According to the Washington Examiner, an estimated 80% of franchises are privately-owned and legally separate businesses from the franchisor. However, a couple of high profile cases have government and franchise industry officials seeking to further clarify the role franchisors play in the running of franchisees’ units.
Throughout the modern history of franchising, franchisees selected a franchise for a pre-established business model and support from a franchisor. But, for the most part, it has been the sole responsibility of the franchisees to run their business in compliance with the laws and regulations of their area, as well as keep their employees happy. It’s the “for the most part” that is now under the microscope.
The Court Case Ruling
Many people who keep track of the franchise industry know of the complaints filed to the National Labor Relations Board (NLRB) – the primary federal labor law enforcement agency – by a number of McDonald’s workers between 2012 and 2014. The complaints covered a range of items about working conditions in restaurants that the workers felt weren’t adequate. But instead of suing just the individual McDonald’s, the suit took aim at McDonald’s corporate too.
In response, the fast food chain’s corporate office claimed it was not liable for the management conditions of workers in franchised outlets. However, the claim was rejected in a preliminary ruling.
The August 2015 final ruling on the case, which was combined with a similar case involving Browning-Ferris Industries, expanded the NLRB’s joint-employer standard. The board said the ruling was necessary in order to protect workers in today’s time, and that the standard from over 25 years ago no longer keeps pace with the diversity of current workforce arrangements.
Formerly, a company was considered a joint-employer only if it exercised direct control over worker conditions. With the new ruling, a company is now considered a joint-employer even if it indirectly exercises control over working conditions, or if it reserves authority to do so.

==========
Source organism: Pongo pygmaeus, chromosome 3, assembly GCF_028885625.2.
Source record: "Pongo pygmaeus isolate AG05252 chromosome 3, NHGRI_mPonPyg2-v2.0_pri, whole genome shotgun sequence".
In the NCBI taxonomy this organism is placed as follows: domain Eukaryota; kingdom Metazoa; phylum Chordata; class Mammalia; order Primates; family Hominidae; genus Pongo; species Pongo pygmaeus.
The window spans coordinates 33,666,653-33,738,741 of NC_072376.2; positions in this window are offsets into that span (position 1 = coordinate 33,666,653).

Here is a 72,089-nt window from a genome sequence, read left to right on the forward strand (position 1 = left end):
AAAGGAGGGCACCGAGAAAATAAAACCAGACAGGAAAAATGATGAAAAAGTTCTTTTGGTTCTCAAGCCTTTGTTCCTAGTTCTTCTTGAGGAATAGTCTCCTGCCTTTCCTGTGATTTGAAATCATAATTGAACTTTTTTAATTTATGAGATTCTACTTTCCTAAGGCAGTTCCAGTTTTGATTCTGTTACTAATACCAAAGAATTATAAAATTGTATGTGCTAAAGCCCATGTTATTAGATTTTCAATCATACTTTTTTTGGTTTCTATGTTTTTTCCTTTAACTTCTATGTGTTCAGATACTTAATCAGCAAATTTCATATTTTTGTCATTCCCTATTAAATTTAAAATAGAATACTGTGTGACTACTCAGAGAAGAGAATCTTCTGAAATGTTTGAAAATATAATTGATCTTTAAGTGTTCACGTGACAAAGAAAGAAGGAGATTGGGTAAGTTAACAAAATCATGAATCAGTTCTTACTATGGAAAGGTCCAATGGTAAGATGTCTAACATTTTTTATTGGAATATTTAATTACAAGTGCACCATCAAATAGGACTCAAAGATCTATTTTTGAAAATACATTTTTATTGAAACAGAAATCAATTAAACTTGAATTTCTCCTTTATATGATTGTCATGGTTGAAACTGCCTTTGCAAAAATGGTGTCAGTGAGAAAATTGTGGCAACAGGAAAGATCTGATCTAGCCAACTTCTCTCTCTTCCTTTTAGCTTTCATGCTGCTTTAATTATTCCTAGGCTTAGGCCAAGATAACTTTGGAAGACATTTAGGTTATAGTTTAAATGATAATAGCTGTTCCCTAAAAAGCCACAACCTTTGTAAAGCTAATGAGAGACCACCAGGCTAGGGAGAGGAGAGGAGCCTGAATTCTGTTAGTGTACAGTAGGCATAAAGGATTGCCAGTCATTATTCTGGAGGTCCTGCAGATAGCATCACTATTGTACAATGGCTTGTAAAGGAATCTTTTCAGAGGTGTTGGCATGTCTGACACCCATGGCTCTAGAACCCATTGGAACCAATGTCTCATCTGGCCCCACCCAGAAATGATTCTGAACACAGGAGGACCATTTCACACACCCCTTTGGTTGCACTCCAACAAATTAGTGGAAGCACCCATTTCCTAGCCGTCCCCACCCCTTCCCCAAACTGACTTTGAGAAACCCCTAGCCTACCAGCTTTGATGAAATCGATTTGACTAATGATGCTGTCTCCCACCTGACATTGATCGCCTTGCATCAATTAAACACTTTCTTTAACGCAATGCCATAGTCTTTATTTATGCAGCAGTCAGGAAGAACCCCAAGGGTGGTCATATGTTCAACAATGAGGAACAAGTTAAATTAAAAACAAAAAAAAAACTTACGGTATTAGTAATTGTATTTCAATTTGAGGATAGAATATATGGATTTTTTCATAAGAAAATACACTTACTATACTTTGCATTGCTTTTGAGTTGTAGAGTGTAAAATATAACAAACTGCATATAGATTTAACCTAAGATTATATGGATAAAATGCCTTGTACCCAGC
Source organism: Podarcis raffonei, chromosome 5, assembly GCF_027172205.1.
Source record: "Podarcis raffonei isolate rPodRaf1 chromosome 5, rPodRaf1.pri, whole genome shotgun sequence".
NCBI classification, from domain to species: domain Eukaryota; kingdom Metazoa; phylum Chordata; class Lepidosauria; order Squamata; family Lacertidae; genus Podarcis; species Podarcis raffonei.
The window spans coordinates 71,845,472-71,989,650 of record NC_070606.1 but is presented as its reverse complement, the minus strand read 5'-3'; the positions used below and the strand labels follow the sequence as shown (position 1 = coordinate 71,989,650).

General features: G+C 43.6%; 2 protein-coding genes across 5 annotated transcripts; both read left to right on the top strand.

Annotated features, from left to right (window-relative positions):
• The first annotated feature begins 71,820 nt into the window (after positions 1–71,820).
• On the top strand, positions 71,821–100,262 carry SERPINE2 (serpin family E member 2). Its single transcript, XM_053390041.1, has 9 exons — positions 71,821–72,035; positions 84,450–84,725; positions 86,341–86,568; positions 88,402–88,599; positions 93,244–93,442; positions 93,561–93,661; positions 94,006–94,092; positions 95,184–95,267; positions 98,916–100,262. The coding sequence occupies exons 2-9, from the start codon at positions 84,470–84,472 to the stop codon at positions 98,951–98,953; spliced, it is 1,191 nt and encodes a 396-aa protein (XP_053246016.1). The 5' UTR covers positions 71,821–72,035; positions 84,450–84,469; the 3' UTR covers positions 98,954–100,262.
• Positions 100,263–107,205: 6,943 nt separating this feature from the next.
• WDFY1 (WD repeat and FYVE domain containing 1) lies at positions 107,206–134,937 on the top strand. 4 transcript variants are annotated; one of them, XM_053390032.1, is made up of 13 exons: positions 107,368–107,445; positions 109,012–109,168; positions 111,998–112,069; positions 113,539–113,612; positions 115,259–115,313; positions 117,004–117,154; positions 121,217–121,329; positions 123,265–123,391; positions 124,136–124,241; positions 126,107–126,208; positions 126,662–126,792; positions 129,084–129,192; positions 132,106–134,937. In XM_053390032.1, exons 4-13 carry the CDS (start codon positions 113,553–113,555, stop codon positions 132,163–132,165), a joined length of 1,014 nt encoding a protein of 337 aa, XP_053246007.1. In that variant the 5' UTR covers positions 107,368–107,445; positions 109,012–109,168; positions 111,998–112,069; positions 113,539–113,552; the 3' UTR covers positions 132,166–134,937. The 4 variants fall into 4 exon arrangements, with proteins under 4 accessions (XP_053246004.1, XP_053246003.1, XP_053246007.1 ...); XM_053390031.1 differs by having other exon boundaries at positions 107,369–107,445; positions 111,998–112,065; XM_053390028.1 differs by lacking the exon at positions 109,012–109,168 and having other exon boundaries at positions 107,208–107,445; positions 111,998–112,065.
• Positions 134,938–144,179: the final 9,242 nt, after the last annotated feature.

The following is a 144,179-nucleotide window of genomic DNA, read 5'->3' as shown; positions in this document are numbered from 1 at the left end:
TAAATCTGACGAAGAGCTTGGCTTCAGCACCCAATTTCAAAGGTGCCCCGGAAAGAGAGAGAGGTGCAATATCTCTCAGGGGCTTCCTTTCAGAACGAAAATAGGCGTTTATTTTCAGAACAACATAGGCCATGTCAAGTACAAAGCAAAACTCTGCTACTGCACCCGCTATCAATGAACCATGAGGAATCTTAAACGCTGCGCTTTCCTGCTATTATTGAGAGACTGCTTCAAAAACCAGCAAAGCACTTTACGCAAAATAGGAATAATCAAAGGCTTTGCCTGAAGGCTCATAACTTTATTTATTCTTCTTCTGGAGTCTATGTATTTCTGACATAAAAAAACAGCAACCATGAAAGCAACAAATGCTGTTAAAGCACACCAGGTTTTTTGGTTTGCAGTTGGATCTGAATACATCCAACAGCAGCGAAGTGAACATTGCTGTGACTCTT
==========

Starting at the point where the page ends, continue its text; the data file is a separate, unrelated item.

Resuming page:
The indirect control over working conditions and reservation of authority is where franchises come in. Though franchising is not explicitly mentioned, the NLRB ruling essentially expands legal liability for franchisors. In theory, it makes franchisors and franchisees joint employers, equally responsible for employment conditions at individual franchises. More details are expected to emerge later this year through a number of hearings around the country.
The fear from many in the industry is that the NLRB decision will lead to franchisors becoming more involved in the day-to-day running of their franchisees’ businesses in order to avoid potential troubles. There is concern that the “for yourself” in the franchising mantra of “in business for yourself, but not by yourself” will no longer be true with the franchisee role becoming more of a manager than a business owner.
How the Definition of Roles for Franchisors and Franchisees Potentially Effects Funding
The way the franchisor and franchisee roles are defined is important not only from an operational standpoint, but a financial one as well. And because of this, the NLRB isn’t the only entity evaluating how the franchisor and franchisee roles intersect. The Small Business Association (SBA) is evaluating the franchisor-franchisee relationship as well.
The SBA, via its loan programs, is responsible for a significant amount of funding to the U.S. franchise industry. The following data covers 2014:
- The SBA guaranteed the financing of almost 30,000 new franchise units
- An estimated 43% of first-time franchisees used SBA loans
- An estimated 23% of existing franchisees used SBA loans to acquire additional units
- The SBA lent an estimated $6 billion to new and prospective franchisees
In December 2014, the SBA published a notice to the Federal Register asking about the “affiliation” of franchisors and franchisees. More specifically, the SBA was seeking clarification to determine whether individual franchise units are offshoots of the franchisor or independent small businesses that share a common business setup.